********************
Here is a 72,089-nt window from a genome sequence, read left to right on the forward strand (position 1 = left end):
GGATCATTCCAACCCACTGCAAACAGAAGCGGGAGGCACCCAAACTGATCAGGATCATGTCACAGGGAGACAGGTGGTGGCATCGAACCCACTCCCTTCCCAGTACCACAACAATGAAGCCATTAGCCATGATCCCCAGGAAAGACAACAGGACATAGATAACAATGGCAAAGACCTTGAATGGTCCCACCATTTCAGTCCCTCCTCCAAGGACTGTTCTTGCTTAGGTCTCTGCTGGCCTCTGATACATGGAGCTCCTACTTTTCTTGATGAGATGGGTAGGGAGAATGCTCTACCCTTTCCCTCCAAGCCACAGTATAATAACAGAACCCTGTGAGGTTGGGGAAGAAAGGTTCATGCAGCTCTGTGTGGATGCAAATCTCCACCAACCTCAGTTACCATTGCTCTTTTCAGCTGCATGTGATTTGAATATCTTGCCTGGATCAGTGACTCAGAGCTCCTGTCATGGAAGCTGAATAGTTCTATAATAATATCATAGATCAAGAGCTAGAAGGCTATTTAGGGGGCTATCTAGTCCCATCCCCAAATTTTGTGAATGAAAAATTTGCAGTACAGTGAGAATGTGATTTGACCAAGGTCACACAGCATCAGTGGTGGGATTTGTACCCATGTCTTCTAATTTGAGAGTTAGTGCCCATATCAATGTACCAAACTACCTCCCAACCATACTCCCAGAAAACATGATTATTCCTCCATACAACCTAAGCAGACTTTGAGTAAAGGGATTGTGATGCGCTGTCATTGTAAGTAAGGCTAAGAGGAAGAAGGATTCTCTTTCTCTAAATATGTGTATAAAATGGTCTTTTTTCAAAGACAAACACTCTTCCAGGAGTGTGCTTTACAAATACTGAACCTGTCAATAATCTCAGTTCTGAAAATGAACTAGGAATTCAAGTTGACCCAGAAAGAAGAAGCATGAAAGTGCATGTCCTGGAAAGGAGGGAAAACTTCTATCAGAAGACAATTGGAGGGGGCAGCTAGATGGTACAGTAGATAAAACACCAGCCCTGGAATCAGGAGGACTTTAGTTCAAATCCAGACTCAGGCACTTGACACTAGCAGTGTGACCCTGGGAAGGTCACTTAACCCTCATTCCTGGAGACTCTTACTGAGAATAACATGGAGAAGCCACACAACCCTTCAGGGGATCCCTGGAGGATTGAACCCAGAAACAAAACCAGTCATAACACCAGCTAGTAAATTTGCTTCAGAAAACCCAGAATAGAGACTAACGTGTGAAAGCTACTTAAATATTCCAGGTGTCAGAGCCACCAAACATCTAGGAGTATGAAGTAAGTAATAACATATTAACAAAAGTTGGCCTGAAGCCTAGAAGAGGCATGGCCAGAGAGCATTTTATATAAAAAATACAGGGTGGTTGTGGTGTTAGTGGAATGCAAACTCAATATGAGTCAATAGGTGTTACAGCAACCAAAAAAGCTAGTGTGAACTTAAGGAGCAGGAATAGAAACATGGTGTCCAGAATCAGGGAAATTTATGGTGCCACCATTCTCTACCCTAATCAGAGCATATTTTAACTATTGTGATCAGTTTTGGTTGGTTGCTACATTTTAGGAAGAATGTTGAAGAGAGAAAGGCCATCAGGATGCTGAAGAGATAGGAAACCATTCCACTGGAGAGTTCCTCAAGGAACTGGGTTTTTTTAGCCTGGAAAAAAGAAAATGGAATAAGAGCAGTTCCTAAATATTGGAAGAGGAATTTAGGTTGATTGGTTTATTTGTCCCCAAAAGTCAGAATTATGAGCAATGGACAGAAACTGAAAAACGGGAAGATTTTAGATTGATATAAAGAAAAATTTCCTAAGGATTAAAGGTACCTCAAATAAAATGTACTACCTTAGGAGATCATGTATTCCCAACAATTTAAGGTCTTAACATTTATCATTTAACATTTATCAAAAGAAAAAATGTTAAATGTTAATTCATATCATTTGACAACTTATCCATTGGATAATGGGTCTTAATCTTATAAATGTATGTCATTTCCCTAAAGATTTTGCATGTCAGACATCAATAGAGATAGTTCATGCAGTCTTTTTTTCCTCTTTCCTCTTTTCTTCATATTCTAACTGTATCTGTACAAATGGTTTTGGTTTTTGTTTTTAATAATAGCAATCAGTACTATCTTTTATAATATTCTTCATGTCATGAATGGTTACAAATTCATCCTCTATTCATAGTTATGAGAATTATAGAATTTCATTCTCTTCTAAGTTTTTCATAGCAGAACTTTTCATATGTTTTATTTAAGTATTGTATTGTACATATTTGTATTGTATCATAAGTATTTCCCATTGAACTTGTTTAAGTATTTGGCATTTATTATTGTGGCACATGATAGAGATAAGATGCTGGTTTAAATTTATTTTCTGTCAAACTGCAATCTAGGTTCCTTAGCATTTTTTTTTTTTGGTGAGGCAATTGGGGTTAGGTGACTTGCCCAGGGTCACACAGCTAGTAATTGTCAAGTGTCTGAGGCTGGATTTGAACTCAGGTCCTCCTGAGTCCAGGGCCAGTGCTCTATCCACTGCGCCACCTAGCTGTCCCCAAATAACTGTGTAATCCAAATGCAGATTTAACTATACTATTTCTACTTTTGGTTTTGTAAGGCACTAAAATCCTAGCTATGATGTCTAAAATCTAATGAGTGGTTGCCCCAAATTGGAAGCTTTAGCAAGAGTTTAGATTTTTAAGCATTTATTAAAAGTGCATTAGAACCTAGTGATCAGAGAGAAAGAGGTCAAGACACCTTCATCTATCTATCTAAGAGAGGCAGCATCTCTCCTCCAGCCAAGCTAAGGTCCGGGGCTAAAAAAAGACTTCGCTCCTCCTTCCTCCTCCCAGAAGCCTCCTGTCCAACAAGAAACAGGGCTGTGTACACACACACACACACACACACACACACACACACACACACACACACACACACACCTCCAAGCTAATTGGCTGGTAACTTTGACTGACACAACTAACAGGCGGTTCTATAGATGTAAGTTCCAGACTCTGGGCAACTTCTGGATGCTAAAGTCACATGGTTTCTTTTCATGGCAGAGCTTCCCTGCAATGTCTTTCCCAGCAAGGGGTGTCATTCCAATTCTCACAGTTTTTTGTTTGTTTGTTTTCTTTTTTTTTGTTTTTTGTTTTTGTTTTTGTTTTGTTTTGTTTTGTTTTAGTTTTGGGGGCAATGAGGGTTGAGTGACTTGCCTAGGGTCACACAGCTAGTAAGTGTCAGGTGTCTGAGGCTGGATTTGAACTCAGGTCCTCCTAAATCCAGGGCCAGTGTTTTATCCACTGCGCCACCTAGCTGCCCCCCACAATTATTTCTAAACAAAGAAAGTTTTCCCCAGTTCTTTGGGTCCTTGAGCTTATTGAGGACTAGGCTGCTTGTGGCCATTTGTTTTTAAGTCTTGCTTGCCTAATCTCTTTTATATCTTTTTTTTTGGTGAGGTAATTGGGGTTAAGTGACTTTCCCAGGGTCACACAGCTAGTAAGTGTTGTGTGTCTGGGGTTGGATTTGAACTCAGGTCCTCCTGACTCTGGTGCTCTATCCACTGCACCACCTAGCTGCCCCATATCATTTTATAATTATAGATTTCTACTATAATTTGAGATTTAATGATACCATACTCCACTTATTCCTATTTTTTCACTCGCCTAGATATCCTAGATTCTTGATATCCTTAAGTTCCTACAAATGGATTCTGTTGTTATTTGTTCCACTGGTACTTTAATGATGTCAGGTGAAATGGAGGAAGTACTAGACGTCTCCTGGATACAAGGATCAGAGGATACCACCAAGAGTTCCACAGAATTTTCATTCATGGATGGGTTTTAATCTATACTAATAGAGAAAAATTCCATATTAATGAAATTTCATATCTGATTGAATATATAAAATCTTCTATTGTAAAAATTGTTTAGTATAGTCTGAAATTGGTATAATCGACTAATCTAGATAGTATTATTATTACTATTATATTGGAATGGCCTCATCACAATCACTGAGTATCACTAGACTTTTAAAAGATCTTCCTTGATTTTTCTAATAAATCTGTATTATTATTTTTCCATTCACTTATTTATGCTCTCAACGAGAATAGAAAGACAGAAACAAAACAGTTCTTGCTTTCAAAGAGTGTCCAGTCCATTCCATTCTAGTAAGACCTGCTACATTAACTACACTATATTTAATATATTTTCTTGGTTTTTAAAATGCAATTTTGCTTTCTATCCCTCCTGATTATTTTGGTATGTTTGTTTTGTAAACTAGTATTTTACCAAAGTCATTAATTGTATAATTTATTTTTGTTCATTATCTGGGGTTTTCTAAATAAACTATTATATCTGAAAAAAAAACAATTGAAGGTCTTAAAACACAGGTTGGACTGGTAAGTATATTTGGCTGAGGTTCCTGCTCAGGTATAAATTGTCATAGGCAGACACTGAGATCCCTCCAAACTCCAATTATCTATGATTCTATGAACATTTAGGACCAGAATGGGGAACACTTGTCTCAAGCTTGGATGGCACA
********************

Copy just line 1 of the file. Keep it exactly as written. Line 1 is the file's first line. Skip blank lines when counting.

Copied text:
Here is a 72,089-nt window from a genome sequence, read left to right on the forward strand (position 1 = left end):